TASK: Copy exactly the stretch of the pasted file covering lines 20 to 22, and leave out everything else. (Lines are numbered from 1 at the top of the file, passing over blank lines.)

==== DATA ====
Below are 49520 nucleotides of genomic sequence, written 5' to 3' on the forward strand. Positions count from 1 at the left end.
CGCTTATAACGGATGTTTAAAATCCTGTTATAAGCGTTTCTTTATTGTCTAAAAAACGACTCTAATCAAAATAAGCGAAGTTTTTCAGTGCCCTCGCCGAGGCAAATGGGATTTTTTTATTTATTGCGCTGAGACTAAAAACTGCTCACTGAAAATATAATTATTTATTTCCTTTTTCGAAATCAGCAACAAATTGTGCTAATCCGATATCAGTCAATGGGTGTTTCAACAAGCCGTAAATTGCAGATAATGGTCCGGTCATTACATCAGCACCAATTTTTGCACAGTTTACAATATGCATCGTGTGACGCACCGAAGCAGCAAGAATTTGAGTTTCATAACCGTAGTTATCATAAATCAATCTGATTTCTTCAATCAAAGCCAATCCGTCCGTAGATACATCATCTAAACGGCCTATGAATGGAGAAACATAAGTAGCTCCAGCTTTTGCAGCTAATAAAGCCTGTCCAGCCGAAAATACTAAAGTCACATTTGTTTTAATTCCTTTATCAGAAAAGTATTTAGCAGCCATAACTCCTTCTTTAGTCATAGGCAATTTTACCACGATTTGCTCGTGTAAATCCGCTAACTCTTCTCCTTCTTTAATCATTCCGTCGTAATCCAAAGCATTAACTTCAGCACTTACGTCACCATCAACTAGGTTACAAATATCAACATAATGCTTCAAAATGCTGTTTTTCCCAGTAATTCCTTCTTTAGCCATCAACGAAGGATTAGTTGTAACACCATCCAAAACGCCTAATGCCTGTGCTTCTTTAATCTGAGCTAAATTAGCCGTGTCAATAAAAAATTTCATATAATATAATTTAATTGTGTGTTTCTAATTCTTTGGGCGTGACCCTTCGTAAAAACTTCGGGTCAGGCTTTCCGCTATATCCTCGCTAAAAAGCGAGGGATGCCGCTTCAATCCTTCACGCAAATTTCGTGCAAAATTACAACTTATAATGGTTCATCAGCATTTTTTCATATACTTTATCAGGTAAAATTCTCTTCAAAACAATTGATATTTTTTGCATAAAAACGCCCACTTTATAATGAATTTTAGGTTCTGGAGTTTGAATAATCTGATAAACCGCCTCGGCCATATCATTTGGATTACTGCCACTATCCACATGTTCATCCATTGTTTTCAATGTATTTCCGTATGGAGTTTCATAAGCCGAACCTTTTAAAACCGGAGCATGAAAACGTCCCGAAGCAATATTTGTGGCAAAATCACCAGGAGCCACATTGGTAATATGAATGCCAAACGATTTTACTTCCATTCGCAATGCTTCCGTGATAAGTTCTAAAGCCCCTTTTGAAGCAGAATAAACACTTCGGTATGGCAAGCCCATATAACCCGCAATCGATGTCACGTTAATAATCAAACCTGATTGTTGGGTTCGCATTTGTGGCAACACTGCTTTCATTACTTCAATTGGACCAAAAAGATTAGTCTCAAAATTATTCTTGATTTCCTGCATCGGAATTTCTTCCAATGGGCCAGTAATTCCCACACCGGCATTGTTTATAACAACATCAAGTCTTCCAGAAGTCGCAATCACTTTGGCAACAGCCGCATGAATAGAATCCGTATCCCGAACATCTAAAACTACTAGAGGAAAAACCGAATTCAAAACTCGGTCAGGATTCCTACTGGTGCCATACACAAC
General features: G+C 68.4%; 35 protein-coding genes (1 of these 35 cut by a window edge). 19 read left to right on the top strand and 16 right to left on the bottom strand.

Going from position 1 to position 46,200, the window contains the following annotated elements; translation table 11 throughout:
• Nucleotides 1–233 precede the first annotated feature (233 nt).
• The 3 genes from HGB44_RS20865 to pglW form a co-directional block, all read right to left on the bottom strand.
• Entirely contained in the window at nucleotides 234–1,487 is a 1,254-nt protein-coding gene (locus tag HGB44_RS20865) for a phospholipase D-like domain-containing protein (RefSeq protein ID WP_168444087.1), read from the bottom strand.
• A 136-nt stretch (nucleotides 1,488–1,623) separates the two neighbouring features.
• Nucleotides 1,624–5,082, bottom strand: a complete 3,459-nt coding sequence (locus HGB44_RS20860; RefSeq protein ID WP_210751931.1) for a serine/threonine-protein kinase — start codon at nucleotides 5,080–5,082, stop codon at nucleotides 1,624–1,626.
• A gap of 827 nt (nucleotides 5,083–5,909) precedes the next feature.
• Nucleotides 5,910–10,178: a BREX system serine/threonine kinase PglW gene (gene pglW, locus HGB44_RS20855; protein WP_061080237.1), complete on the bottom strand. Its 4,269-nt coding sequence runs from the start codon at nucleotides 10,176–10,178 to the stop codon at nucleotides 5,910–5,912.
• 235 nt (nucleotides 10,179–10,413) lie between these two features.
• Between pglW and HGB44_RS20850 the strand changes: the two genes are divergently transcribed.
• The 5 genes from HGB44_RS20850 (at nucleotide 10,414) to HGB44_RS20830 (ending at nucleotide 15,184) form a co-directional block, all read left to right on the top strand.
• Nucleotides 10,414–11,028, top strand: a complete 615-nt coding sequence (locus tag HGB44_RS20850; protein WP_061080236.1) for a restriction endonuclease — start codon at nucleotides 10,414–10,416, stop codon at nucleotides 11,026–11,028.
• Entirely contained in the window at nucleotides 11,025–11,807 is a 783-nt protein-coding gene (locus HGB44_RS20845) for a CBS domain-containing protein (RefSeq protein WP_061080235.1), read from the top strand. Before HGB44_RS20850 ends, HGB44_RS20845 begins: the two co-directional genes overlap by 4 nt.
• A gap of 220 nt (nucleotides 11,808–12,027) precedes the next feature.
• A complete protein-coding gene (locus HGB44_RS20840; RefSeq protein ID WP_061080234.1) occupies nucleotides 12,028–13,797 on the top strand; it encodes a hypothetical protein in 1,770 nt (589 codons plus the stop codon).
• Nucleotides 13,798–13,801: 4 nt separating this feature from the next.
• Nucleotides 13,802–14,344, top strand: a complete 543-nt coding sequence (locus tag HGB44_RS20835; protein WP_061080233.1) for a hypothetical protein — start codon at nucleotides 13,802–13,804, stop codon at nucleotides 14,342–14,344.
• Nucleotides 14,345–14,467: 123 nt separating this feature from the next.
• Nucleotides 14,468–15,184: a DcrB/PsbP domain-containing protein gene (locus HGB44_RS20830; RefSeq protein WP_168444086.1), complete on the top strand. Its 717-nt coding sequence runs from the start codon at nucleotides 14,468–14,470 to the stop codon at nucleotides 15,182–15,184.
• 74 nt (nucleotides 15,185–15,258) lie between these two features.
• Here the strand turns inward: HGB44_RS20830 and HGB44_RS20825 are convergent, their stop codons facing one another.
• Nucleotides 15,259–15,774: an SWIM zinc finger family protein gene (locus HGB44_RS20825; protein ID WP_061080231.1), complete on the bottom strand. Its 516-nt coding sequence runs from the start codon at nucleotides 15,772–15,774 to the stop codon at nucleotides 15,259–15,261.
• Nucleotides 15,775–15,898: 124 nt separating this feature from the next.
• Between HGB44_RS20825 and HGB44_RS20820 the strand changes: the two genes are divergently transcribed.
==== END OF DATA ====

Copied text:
• Nucleotides 13,802–14,344, top strand: a complete 543-nt coding sequence (locus tag HGB44_RS20835; protein WP_061080233.1) for a hypothetical protein — start codon at nucleotides 13,802–13,804, stop codon at nucleotides 14,342–14,344.
• Nucleotides 14,345–14,467: 123 nt separating this feature from the next.
• Nucleotides 14,468–15,184: a DcrB/PsbP domain-containing protein gene (locus HGB44_RS20830; RefSeq protein WP_168444086.1), complete on the top strand. Its 717-nt coding sequence runs from the start codon at nucleotides 14,468–14,470 to the stop codon at nucleotides 15,182–15,184.